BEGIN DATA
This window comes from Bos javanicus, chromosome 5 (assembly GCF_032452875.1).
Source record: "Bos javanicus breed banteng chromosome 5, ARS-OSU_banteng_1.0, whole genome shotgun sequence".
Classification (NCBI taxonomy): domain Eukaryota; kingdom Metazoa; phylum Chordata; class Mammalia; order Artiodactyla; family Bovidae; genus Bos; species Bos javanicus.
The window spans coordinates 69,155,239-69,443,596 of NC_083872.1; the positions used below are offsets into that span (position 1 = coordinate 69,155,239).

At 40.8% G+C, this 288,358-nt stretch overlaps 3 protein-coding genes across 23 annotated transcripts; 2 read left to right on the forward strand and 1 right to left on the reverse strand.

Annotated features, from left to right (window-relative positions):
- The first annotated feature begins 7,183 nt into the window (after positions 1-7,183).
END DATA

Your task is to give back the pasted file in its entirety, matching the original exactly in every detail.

This window comes from Bos javanicus, chromosome 5 (assembly GCF_032452875.1).
Source record: "Bos javanicus breed banteng chromosome 5, ARS-OSU_banteng_1.0, whole genome shotgun sequence".
Classification (NCBI taxonomy): domain Eukaryota; kingdom Metazoa; phylum Chordata; class Mammalia; order Artiodactyla; family Bovidae; genus Bos; species Bos javanicus.
The window spans coordinates 69,155,239-69,443,596 of NC_083872.1; the positions used below are offsets into that span (position 1 = coordinate 69,155,239).

At 40.8% G+C, this 288,358-nt stretch overlaps 3 protein-coding genes across 23 annotated transcripts; 2 read left to right on the forward strand and 1 right to left on the reverse strand.

Annotated features, from left to right (window-relative positions):
- The first annotated feature begins 7,183 nt into the window (after positions 1-7,183).